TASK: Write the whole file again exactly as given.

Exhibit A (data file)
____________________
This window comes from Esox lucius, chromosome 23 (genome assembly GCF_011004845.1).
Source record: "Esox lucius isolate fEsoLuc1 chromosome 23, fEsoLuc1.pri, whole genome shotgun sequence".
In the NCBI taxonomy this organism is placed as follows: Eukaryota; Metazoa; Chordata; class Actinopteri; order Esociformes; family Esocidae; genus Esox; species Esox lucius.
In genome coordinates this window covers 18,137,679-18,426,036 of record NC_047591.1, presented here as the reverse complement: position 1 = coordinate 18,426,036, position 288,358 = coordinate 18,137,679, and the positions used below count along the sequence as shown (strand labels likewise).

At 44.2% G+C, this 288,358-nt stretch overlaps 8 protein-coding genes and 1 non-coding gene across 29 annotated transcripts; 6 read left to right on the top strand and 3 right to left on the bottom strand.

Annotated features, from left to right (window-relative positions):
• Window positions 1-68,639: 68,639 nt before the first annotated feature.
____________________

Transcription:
This window comes from Esox lucius, chromosome 23 (genome assembly GCF_011004845.1).
Source record: "Esox lucius isolate fEsoLuc1 chromosome 23, fEsoLuc1.pri, whole genome shotgun sequence".
In the NCBI taxonomy this organism is placed as follows: Eukaryota; Metazoa; Chordata; class Actinopteri; order Esociformes; family Esocidae; genus Esox; species Esox lucius.
In genome coordinates this window covers 18,137,679-18,426,036 of record NC_047591.1, presented here as the reverse complement: position 1 = coordinate 18,426,036, position 288,358 = coordinate 18,137,679, and the positions used below count along the sequence as shown (strand labels likewise).

At 44.2% G+C, this 288,358-nt stretch overlaps 8 protein-coding genes and 1 non-coding gene across 29 annotated transcripts; 6 read left to right on the top strand and 3 right to left on the bottom strand.

Annotated features, from left to right (window-relative positions):
• Window positions 1-68,639: 68,639 nt before the first annotated feature.